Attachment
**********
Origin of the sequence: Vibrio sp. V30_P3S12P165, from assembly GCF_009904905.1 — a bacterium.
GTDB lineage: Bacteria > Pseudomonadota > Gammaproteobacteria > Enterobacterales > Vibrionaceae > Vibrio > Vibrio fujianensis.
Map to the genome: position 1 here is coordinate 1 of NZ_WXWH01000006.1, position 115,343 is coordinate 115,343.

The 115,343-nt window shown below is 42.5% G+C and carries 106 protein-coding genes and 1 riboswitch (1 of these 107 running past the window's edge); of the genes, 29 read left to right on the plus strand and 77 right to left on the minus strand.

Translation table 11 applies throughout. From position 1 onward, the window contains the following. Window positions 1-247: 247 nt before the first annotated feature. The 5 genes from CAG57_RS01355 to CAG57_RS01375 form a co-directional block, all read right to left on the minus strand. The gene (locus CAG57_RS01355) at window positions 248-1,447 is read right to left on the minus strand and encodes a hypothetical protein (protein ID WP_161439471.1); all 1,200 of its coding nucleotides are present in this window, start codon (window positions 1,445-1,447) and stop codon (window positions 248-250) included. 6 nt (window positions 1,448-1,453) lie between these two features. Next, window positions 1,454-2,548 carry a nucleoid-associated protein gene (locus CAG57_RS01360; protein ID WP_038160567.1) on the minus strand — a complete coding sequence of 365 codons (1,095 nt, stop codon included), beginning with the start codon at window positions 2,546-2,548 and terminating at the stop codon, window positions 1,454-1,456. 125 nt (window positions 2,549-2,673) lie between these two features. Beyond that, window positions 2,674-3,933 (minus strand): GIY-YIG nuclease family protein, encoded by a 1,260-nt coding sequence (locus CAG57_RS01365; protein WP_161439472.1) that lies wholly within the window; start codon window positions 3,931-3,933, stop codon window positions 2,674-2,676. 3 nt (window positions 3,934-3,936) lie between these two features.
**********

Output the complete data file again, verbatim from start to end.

Origin of the sequence: Vibrio sp. V30_P3S12P165, from assembly GCF_009904905.1 — a bacterium.
GTDB lineage: Bacteria > Pseudomonadota > Gammaproteobacteria > Enterobacterales > Vibrionaceae > Vibrio > Vibrio fujianensis.
Map to the genome: position 1 here is coordinate 1 of NZ_WXWH01000006.1, position 115,343 is coordinate 115,343.

The 115,343-nt window shown below is 42.5% G+C and carries 106 protein-coding genes and 1 riboswitch (1 of these 107 running past the window's edge); of the genes, 29 read left to right on the plus strand and 77 right to left on the minus strand.

Translation table 11 applies throughout. From position 1 onward, the window contains the following. Window positions 1-247: 247 nt before the first annotated feature. The 5 genes from CAG57_RS01355 to CAG57_RS01375 form a co-directional block, all read right to left on the minus strand. The gene (locus CAG57_RS01355) at window positions 248-1,447 is read right to left on the minus strand and encodes a hypothetical protein (protein ID WP_161439471.1); all 1,200 of its coding nucleotides are present in this window, start codon (window positions 1,445-1,447) and stop codon (window positions 248-250) included. 6 nt (window positions 1,448-1,453) lie between these two features. Next, window positions 1,454-2,548 carry a nucleoid-associated protein gene (locus CAG57_RS01360; protein ID WP_038160567.1) on the minus strand — a complete coding sequence of 365 codons (1,095 nt, stop codon included), beginning with the start codon at window positions 2,546-2,548 and terminating at the stop codon, window positions 1,454-1,456. 125 nt (window positions 2,549-2,673) lie between these two features. Beyond that, window positions 2,674-3,933 (minus strand): GIY-YIG nuclease family protein, encoded by a 1,260-nt coding sequence (locus CAG57_RS01365; protein WP_161439472.1) that lies wholly within the window; start codon window positions 3,931-3,933, stop codon window positions 2,674-2,676. 3 nt (window positions 3,934-3,936) lie between these two features.